The title refers to a little town in the midst of the vastness of Oregon, where at the turn of the 20th century, sheepmen and cattlemen vie for grazing territory as well as for the love of 18-year-old Esther Chambers.
Recently orphaned, Esther travels from Chicago in search of Ferris “Pick” Pickett, a distant relative about 10 years older than she is. Pick is friendly but taciturn, and he takes her out to Half-a-Mind, a property that had recently been abandoned by a farmer. Through Pick, Esther finds out that if she can live in Half-a-Mind at least six months out of the year for five years, she can claim it as her own, so she begins to homestead. Esther quickly discovers that much of the conflict out West lies in the hatred between cattlemen and sheepmen, for they’re constantly fighting about who has the rights to free rangeland. At first the tension emerges as petty violence—windows broken by slingshots—but it soon escalates to a much more serious level with hooded cattlemen driving hundreds of sheep over a bluff to their deaths and a retaliatory action in which a prize bull is beheaded. Amidst this growing violence Esther finds herself attracted to Pick, cautious spokesperson for the cattlemen, and Ben Cruff, a sheepman who almost by definition is hostile to the cattle ranchers. Keesey introduces us to a large cast of Oregonians here, including Joe Peaslee, whose apparent suicide might have actually been murder; Violet Fowler, a postmistress whose snoopiness leads her to open any interesting letter that comes her way; and Mr. Elliot, of the Far West Navigation and Railway, who’s investigating the possibility of establishing a spur line to Century and thus ensuring its continued economic viability.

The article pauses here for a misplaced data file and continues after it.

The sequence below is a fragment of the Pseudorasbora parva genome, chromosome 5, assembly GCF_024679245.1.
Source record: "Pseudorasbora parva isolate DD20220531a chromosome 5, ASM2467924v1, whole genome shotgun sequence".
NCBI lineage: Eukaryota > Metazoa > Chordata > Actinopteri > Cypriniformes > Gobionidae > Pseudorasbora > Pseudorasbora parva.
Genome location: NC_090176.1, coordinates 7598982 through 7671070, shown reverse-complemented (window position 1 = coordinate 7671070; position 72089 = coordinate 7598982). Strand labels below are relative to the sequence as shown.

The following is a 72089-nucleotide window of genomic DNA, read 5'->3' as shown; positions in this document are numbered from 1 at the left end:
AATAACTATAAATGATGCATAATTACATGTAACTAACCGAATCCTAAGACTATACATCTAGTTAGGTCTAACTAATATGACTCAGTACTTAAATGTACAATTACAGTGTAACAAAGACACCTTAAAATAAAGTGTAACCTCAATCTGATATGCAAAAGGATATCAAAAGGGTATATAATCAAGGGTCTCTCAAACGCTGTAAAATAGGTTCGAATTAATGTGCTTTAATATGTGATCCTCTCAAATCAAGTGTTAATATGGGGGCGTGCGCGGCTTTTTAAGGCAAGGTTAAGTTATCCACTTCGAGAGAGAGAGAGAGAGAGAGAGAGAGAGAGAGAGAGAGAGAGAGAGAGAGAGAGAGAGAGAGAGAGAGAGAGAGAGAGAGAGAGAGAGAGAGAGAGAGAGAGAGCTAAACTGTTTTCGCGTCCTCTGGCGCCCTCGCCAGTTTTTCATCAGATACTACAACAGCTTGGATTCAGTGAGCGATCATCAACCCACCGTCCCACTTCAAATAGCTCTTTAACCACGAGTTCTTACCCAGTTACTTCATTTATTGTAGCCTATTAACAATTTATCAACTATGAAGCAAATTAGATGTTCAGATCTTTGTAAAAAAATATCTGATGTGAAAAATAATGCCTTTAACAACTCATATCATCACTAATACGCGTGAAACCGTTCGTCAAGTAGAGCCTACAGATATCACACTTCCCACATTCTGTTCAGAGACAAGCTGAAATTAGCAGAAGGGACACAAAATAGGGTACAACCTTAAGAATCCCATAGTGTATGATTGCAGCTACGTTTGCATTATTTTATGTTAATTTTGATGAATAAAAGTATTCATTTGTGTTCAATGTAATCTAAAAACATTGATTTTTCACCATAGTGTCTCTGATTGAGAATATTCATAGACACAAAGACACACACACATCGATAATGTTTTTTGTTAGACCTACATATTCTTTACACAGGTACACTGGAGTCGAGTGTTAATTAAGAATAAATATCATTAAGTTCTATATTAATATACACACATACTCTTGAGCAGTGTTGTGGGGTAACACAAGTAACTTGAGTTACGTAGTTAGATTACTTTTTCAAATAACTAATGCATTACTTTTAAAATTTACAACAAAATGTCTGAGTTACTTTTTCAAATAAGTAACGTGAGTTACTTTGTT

Keesey writes lyrically and examines the ferocity of frontier life with an unromantic and penetrating gaze.